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THE CALL OF THE WILD
CALL OF THE WILD, directed by Chris Sanders (HOW TO TRAIN YOUR DRAGON), is nothing short of an unexpected triumph. Released in the dumping grounds of February with little fanfare, it defies all preconceived notions and delivers a wonderful adventure film for all ages. Beautifully realized with state of the art CGI, CALL takes the century old source material and updates it with grace for present day.
Buck is a massive St. Bernard/Scotch-Collie mix living a pampered life in California sometime in the late 1890’s. Far up north, the gold rush is well underway, and men and supplies are sent up daily. Kidnapped and sold to violent and ill-tempered new masters, Buck eventually finds himself alone in Yukon. With the unknown ahead, Buck must learn to be the master of his own destiny, and understand the call of his ancestors deep within.
All the animals in the film are computer generated. That, at first, was a cause for concern. I’ve seen multiple films with animals made entirely with CGI, and none have impressed so far. I was certain that CALL would fall victim to the same uncanny valley as others had — I’m so happy to be wrong!
Buck might not look 100% real, but he doesn’t need to either. The animation is so lifelike, so emotionally true, that the connection is sincere and powerful. The filmmakers have captured the very nature of dogs down to the smallest gesture, and it’s that technical wizardry which carries the film. This is solidified by a very game cast, each nailing the connection between human and animal effortlessly.
Harrison Ford leads as the gruff but goodhearted John Thornton, also lending his voice for the storybook narration. More alive than he’s been in years, Ford brings genuine pathos to the part that could have easily been phoned-in. Omar Sy and Cara Gee are both charming and heartbreaking as the postal runners who own Buck for a while. (Gee in particular brings the house down in a stirring farewell.) Even a bit part from the incomparable Bradley Whitford tells of a deeper friendship between master and pet. The villain (Dan Stevens) is serviceable, but an entirely forgettable one. Luckily the film foregoes the understandably dated depiction of Native Americans and settles for a prospector in their place.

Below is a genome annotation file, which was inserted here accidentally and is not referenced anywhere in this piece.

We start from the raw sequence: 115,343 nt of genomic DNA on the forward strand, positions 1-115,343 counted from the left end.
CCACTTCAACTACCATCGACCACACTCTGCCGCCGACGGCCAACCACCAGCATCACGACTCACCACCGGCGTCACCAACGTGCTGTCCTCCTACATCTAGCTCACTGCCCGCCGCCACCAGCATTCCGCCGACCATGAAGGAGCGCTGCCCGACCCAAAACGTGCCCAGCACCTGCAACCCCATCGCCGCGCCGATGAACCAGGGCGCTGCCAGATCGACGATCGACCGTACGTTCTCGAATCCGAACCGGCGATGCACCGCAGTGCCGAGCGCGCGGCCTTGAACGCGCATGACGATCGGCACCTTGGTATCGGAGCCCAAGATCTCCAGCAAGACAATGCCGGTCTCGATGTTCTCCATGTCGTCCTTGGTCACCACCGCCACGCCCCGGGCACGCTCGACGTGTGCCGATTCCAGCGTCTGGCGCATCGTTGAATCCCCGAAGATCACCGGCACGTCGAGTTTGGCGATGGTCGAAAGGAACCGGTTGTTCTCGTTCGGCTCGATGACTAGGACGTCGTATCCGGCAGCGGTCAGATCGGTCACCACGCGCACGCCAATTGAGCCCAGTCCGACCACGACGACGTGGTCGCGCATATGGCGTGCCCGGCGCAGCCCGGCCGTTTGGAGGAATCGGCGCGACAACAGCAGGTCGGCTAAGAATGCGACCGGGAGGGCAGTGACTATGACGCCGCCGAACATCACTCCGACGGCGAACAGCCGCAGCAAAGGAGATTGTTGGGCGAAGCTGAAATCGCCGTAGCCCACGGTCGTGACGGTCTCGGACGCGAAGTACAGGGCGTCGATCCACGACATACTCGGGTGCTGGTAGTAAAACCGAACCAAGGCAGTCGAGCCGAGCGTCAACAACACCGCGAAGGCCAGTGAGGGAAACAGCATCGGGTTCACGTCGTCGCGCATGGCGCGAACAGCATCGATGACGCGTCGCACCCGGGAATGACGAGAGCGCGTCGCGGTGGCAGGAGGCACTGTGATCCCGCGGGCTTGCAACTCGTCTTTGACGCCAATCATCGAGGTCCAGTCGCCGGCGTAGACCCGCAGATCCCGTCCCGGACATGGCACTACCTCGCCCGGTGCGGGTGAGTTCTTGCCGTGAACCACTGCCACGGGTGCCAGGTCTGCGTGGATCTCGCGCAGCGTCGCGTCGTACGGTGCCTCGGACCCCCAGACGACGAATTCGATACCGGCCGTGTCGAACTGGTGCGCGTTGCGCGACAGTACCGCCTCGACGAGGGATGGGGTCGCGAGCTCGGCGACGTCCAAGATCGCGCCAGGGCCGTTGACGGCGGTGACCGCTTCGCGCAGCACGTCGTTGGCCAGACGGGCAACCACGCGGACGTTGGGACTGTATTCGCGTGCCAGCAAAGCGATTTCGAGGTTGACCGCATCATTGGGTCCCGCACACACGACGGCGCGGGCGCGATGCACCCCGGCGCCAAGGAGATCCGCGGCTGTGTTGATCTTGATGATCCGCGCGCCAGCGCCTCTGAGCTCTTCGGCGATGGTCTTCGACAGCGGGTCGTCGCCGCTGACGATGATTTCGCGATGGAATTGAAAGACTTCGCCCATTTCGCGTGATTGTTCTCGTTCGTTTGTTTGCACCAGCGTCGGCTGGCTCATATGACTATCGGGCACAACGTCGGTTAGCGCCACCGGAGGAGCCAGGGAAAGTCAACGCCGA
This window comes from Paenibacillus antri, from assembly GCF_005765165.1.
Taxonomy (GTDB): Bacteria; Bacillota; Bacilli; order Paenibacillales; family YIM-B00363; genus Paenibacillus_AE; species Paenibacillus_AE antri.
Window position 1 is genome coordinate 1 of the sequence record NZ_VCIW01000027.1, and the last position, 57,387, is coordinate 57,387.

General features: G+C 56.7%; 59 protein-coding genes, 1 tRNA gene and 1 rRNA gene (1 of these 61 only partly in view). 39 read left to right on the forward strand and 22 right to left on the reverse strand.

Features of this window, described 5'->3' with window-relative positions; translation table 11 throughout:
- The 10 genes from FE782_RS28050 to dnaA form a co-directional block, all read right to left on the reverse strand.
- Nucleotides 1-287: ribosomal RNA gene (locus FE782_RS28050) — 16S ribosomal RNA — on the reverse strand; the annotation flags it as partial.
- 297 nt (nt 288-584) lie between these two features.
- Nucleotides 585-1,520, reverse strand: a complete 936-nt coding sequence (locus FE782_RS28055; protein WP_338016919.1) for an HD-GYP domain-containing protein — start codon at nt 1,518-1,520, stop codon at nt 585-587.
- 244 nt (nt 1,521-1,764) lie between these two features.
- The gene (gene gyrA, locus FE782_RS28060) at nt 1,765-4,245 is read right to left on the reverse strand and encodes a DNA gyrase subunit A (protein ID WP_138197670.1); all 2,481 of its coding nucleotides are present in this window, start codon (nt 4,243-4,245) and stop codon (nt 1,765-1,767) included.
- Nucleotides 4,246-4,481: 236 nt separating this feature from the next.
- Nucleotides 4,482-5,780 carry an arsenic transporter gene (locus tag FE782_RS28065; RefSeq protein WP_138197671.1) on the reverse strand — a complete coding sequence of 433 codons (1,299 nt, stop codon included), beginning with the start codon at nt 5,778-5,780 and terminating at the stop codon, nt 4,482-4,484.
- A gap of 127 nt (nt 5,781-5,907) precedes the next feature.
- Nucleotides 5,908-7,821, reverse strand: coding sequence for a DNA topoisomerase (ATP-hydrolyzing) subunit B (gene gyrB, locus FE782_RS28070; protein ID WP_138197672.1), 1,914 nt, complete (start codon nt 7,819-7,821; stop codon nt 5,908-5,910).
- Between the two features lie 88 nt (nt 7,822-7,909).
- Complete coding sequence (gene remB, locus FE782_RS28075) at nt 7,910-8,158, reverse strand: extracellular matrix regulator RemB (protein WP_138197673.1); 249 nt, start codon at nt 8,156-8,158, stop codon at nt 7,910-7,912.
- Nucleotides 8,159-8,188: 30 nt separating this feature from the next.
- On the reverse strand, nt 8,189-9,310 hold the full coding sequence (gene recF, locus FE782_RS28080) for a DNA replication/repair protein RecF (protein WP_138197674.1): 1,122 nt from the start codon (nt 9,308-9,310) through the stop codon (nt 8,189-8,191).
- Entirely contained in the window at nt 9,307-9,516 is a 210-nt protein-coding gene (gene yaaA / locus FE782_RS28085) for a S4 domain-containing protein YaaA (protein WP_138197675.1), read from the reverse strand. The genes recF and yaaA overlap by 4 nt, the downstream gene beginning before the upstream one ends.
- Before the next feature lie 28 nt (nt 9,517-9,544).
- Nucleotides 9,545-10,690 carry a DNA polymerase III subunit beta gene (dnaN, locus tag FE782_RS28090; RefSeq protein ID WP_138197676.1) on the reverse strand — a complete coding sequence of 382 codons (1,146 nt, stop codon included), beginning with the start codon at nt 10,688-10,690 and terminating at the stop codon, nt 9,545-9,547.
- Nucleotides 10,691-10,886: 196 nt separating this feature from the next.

Jack London’s book is highly episodic in nature, thanks to being published as a serial in 1903. That style translates mostly well on screen, even if some moments could have done with extra room to breathe. The introduction of the vain city slickers (led by Stevens) is too abrupt and its conclusion even moreso. There’s an implication of a fate left unseen, which I’d argue is worse for closure in this case. On the other hand, the adventures across the Klondike territory could be an entire story on its own. It certainly features some of the most exciting imagery in the film.
Told as a folktale, the film depicts Buck’s inner nature as a mythic colossal black wolf painted across the landscape. It’s a stunning image whenever on screen. The filmmakers gratefully eschew any dialog between (the highly anthropomorphized) animals, allowing for purely visual storytelling to take place. A struggle for dominance leads to a powerful nighttime showdown which further emphasizes the mythological quality of the tale.
A valid argument can be made that the film is emotionally cold and manipulative. That’s not inherently wrong — the film certainly has saccharin in its blood — but it would take a very hard person to not feel something towards such a sincere, glib-free story like this. As a dog owner all my life, I know my personal experiences colored every single scene of this film. I cried as the dogs hurt, and cheered when they triumphed. I marveled at the talent the digital artists utilized to bring a world gone by to life again. The timeless story swept me away for two hours, and never once felt like treading old ground.
If I saw this film when I was a kid, it would have left an everlasting mark on my soul. As an adult it reminded me how that age felt, and to instantly hug my dog when I got home.